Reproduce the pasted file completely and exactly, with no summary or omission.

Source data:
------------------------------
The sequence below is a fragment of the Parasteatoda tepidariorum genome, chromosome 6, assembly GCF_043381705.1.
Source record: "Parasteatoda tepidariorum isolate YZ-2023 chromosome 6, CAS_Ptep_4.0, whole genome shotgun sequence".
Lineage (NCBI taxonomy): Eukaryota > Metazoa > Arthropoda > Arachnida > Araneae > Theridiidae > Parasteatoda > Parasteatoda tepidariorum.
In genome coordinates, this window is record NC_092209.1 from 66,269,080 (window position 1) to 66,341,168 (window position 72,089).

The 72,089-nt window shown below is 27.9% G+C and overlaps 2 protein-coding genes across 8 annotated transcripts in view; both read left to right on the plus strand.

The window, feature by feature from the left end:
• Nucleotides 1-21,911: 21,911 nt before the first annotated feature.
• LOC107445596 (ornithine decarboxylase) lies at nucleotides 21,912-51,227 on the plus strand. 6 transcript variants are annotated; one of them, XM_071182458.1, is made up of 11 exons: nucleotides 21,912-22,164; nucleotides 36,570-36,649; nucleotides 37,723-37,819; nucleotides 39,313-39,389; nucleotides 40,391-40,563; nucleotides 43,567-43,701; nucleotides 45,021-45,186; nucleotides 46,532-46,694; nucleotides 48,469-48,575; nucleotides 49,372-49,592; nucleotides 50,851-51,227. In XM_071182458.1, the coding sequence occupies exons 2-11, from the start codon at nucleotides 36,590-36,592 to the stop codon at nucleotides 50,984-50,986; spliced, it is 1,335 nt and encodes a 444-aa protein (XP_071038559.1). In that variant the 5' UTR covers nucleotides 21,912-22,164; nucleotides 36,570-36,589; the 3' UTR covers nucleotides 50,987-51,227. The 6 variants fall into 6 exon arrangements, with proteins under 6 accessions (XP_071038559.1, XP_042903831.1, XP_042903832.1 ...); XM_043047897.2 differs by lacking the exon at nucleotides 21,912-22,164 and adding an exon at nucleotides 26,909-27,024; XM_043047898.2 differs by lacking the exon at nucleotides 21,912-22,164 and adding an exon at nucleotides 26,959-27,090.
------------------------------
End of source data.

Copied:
The sequence below is a fragment of the Parasteatoda tepidariorum genome, chromosome 6, assembly GCF_043381705.1.
Source record: "Parasteatoda tepidariorum isolate YZ-2023 chromosome 6, CAS_Ptep_4.0, whole genome shotgun sequence".
Lineage (NCBI taxonomy): Eukaryota > Metazoa > Arthropoda > Arachnida > Araneae > Theridiidae > Parasteatoda > Parasteatoda tepidariorum.
In genome coordinates, this window is record NC_092209.1 from 66,269,080 (window position 1) to 66,341,168 (window position 72,089).

The 72,089-nt window shown below is 27.9% G+C and overlaps 2 protein-coding genes across 8 annotated transcripts in view; both read left to right on the plus strand.

The window, feature by feature from the left end:
• Nucleotides 1-21,911: 21,911 nt before the first annotated feature.
• LOC107445596 (ornithine decarboxylase) lies at nucleotides 21,912-51,227 on the plus strand. 6 transcript variants are annotated; one of them, XM_071182458.1, is made up of 11 exons: nucleotides 21,912-22,164; nucleotides 36,570-36,649; nucleotides 37,723-37,819; nucleotides 39,313-39,389; nucleotides 40,391-40,563; nucleotides 43,567-43,701; nucleotides 45,021-45,186; nucleotides 46,532-46,694; nucleotides 48,469-48,575; nucleotides 49,372-49,592; nucleotides 50,851-51,227. In XM_071182458.1, the coding sequence occupies exons 2-11, from the start codon at nucleotides 36,590-36,592 to the stop codon at nucleotides 50,984-50,986; spliced, it is 1,335 nt and encodes a 444-aa protein (XP_071038559.1). In that variant the 5' UTR covers nucleotides 21,912-22,164; nucleotides 36,570-36,589; the 3' UTR covers nucleotides 50,987-51,227. The 6 variants fall into 6 exon arrangements, with proteins under 6 accessions (XP_071038559.1, XP_042903831.1, XP_042903832.1 ...); XM_043047897.2 differs by lacking the exon at nucleotides 21,912-22,164 and adding an exon at nucleotides 26,909-27,024; XM_043047898.2 differs by lacking the exon at nucleotides 21,912-22,164 and adding an exon at nucleotides 26,959-27,090.